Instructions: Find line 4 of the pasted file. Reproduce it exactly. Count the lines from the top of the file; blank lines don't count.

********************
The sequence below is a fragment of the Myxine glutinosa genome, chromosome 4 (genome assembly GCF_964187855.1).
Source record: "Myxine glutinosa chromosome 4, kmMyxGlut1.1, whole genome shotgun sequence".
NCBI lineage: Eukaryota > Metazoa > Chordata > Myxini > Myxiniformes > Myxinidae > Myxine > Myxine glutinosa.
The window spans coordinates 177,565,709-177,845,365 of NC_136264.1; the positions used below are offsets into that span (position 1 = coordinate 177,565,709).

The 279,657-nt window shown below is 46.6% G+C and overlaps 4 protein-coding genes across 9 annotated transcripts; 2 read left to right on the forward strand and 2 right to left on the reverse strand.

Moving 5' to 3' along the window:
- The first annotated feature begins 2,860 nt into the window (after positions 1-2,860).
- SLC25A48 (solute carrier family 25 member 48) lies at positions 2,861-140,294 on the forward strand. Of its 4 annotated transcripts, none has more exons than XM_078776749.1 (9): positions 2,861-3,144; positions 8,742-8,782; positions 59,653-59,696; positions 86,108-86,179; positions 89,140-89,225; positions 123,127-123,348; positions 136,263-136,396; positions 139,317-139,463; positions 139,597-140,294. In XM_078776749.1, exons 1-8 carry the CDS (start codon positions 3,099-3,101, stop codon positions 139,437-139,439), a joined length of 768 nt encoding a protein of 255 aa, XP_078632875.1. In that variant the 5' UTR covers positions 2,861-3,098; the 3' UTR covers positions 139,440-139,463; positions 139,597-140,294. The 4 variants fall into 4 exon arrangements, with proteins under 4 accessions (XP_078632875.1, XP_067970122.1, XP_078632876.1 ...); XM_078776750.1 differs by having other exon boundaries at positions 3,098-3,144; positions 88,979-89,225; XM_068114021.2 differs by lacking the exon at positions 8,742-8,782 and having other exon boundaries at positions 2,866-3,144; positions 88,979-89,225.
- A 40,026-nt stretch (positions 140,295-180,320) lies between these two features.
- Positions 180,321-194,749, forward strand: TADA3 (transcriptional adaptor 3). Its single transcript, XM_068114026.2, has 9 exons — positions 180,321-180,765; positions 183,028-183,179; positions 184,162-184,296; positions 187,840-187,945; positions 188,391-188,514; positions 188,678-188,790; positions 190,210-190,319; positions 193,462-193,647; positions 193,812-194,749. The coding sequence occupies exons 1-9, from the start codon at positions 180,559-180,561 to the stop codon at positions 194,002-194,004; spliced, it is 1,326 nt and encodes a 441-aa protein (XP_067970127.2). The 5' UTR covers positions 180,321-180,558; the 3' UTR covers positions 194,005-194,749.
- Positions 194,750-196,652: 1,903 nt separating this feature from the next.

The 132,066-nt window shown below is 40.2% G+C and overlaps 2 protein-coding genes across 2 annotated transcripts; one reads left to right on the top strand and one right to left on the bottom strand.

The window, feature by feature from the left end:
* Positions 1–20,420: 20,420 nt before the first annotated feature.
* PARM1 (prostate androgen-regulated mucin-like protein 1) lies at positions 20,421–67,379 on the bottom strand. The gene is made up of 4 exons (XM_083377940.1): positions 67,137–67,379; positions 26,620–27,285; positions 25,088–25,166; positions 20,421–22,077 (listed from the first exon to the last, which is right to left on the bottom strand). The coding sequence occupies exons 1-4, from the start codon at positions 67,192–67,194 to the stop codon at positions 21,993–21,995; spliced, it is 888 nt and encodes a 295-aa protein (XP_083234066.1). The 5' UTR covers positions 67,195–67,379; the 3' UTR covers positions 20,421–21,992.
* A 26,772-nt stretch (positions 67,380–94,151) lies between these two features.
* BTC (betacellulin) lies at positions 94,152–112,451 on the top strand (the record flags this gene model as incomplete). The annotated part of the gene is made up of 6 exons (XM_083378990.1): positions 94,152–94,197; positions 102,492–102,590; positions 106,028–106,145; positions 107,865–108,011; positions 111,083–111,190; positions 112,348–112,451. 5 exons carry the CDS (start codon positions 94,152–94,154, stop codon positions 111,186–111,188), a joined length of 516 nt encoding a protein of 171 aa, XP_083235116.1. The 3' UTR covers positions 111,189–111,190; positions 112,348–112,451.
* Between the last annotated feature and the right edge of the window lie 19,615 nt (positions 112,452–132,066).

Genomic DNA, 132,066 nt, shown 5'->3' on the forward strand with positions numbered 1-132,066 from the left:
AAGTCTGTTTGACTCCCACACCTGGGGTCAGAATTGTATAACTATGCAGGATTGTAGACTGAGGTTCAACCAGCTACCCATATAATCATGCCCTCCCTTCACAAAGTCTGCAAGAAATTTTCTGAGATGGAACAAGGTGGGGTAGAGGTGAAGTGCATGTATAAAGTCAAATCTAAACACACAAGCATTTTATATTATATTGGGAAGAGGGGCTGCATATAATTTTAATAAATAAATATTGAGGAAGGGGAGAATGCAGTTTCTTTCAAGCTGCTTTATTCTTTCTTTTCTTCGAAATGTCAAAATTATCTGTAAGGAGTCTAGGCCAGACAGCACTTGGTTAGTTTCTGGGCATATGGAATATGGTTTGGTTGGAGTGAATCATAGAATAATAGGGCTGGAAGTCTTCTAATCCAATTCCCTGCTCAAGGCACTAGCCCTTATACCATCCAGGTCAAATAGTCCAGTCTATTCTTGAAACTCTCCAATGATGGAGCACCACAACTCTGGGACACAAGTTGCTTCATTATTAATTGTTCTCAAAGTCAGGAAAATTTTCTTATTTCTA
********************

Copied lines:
The window spans coordinates 177,565,709-177,845,365 of NC_136264.1; the positions used below are offsets into that span (position 1 = coordinate 177,565,709).